Great-Headed Garlic is also called Elephant Garlic.

It is a DIFFERENT VARIETY of garlic from common garlic. Scientists classify them as Allium ampeloprasum var. ampeloprasum and Allium sativum, respectively.

The differences between the two varieties are notable since not only is Great-Headed Garlic a much taller plant than common garlic, but its bulb is also up to three times larger.

Did you know that Great-Headed Garlic bulbs can weigh 700 grams?!

As for the taste of Great-Headed Garlic? There are clear differences between Great-Headed Garlic and common garlic in terms of aroma and flavor. This dissimilarity is expected given the specific composition of Great-Headed Garlic (such as its sulfuric compounds and amino acids, for example). In our opinion, Great-Headed Garlic primarily differs from common garlic in its mysterious final notes…

Could this be related to the fact that Great-Headed Garlic grows for 9 months in the rainy conditions of Chiloé Island (where it rains up to 3,000 mm a year!)? It is undeniable that the flavor and aroma of any vegetable is partially dependent on agroclimatic conditions.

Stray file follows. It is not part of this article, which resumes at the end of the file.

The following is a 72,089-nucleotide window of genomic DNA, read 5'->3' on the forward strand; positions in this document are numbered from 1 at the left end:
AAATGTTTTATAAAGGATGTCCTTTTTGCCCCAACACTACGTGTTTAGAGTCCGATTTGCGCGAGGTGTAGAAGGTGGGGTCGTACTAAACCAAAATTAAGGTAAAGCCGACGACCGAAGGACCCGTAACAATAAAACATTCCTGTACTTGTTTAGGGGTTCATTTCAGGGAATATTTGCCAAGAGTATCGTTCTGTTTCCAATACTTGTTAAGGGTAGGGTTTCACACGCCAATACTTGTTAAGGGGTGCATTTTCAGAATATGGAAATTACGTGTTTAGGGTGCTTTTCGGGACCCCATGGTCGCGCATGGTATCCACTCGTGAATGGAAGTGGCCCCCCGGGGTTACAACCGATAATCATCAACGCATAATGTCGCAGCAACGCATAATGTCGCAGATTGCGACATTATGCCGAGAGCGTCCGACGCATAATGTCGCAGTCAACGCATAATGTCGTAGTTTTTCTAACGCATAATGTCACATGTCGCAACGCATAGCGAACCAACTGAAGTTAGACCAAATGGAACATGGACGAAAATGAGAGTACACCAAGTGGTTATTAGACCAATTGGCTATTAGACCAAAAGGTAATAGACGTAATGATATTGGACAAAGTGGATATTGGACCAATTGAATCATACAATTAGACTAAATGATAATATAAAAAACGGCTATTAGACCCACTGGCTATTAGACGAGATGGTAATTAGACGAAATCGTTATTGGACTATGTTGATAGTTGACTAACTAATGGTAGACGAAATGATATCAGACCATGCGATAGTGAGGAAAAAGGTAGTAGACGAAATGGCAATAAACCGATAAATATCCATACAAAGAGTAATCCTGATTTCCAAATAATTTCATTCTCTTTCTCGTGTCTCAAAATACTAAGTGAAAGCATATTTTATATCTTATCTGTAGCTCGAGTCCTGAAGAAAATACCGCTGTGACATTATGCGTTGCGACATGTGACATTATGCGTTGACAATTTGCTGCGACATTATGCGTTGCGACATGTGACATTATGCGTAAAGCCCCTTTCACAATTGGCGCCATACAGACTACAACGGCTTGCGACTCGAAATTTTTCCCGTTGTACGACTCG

Great-Headed Garlic is also called Elephant Garlic.

It is a DIFFERENT VARIETY of garlic from common garlic. Scientists classify them as Allium ampeloprasum var. ampeloprasum and Allium sativum, respectively.

The differences between the two varieties are notable since not only is Great-Headed Garlic a much taller plant than common garlic, but its bulb is also up to three times larger.

Did you know that Great-Headed Garlic bulbs can weigh 700 grams?!

As for the taste of Great-Headed Garlic? There are clear differences between Great-Headed Garlic and common garlic in terms of aroma and flavor. This dissimilarity is expected given the specific composition of Great-Headed Garlic (such as its sulfuric compounds and amino acids, for example). In our opinion, Great-Headed Garlic primarily differs from common garlic in its mysterious final notes…

Could this be related to the fact that Great-Headed Garlic grows for 9 months in the rainy conditions of Chiloé Island (where it rains up to 3,000 mm a year!)? It is undeniable that the flavor and aroma of any vegetable is partially dependent on agroclimatic conditions.